Strange Religious Politics

“It’s never a good idea to discuss religion or politics with people you don’t really know.” Agree or disagree?

I disagree.

What do you think I do here, on my blog? Of those who follow my blog, who REALLY knows me. Who knows me at all. If anyone of you are friends of mine on Facebook, then you’ve met me at some point, or else we wouldn’t be friends. Well, Facebook friends. Not that I would accept anyone into my friends list if I didn’t like them, but who really knows me?

The people who do know me also know where I stand on the topics of Religion and Politics. Either we agree, or we disagree, but there’s not much talk about it. Talking to the people I don’t know yet, well, that’s where there’s potential do develop and learn new points of view! Of course, it is unlikely that my views are going to change drastically from talking to strangers about it, and I probably won’t convert anyone to atheism or convince them that an altruistic economic system will bring us more progress at our stage of cultural development than capitalism, and that’s not the point.

What is the point of it, then?

It’s really just about expressing myself, about being heard, or read, in this case. Other people like to express themselves differently, and they are free to do so. Some people don’t want to express themselves at all, and while I find that regrettable, the freedom to express oneself also includes the freedom from expressing oneself.

The only problem arises when people use their ability for expression for hurtful expression. Violence is also a form of expression, psychological, social and physical alike. No matter what one talks about, expressing yourself around strangers may be hurtful, and the strangers may be inclined to hurt back. That is not only true about religion and politics, but since they both deal with ideology, discussions may get very personal very quickly, and sometimes even violent.

I had sort of an incident at a party, when I was 16. I was out with a friend, and we met a few people in the woods, drinking, partying. We got along with everyone just fine, until someone started hating on foreigners. I was young, drunk, and felt kind of provoked, because I was a foreigner, even though not of the kind he was talking about. So I told him to shut up, or I would make him shut up. More hurtful words fell, then punches were thrown, and I had myself my very first real brawl that was not just for the fun of it. I used to do that a lot with my brother and friends, and nobody really got hurt. Well, I wasn’t badly injured, just a little hemorrhaged below my left eye, while he was spitting some of his molars after the fight, but he seemed to be used to it. Nobody had bothered to keep us apart, and after we were done, we drank a few more beers to show that we could put that kind of thing behind us.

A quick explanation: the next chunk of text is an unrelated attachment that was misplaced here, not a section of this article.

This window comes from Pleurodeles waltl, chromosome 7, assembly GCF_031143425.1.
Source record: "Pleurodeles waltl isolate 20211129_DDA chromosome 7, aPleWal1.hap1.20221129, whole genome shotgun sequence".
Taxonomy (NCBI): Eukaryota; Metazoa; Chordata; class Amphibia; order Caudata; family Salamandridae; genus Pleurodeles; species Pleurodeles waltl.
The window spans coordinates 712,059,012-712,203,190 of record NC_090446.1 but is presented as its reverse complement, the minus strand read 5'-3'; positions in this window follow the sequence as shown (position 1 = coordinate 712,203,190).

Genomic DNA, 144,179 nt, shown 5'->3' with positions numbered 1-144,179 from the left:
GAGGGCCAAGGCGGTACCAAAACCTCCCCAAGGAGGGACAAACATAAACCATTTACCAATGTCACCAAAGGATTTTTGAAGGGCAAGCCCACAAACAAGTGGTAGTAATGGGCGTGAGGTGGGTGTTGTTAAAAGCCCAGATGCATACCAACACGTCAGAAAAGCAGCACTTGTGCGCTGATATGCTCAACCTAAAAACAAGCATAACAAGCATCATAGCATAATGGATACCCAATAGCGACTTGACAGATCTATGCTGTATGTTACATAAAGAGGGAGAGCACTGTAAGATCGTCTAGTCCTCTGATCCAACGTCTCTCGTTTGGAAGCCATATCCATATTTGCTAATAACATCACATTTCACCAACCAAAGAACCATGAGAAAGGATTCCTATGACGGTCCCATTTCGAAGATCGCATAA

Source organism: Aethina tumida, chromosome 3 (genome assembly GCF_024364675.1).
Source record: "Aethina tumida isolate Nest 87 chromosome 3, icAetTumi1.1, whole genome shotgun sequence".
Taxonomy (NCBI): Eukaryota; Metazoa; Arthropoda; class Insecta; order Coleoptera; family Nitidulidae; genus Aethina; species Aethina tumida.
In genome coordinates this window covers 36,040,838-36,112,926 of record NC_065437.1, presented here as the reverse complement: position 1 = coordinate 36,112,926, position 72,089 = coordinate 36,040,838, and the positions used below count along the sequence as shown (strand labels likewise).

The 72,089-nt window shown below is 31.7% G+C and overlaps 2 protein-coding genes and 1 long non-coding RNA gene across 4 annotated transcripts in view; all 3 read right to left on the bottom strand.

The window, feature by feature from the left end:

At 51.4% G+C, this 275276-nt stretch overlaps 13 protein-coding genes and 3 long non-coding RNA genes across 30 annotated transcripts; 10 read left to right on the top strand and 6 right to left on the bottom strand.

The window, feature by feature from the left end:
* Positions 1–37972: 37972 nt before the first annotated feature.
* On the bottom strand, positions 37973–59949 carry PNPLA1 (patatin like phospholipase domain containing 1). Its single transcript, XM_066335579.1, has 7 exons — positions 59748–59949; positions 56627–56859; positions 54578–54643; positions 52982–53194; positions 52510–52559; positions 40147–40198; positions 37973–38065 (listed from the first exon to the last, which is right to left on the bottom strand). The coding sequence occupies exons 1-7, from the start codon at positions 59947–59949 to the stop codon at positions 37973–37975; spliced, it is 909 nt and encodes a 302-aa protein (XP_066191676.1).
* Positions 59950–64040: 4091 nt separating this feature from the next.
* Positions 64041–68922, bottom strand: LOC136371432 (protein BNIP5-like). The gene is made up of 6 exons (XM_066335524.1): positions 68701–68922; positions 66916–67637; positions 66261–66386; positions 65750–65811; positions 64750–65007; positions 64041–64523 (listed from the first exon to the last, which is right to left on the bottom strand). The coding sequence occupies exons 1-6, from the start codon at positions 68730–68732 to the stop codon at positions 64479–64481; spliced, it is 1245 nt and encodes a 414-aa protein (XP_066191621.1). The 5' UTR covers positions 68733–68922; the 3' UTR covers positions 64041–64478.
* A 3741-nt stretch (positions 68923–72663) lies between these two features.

I just felt a flight of nostalgia. I know the fight was pointless, as violence usually is, but those were fun times. I am philosophically committed to pacifism, but in my heart, I will always remain a fighter.

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5 thoughts on “Strange Religious Politics

  1. Well, I’d tend to agree. You see, that guy you had a fight with- if he listened to that advice, he’d still have some of his teeth.
    And some fights end up in much worse way than that one.
    Cheers,
    Johnny.

  2. Both of those topics tend to be fairly rigid doctrines, so people believe that discussion is a futile attempt to change another’s mind. The easiest and least hurtful way to approach each topic is to say that you ‘agree to disagree’, because everyone has a different reason or upbringing that brings them to their point of view. Violence won’t olve the problem, just harden one’s heart against another and possibly more people.

  3. I don’t enjoy arguing, so I tend to avoid getting into a stuation of disagreement. Sometimes I fear my extreme tolerance of other persons’ views is just because I’m too much of a coward to stand up for what I believe is right. (I haven’t been in a brawl since I was 10).

    1. It’s a while back since I wrote this post, so I had to read it again to remind myself why anyone would reference kung fu in relation to it 😀 anyway, religion is politics and vice versa because those are the two things that emerge when two or more humans (or similar beings) meet, so it’s at least useful to be informed

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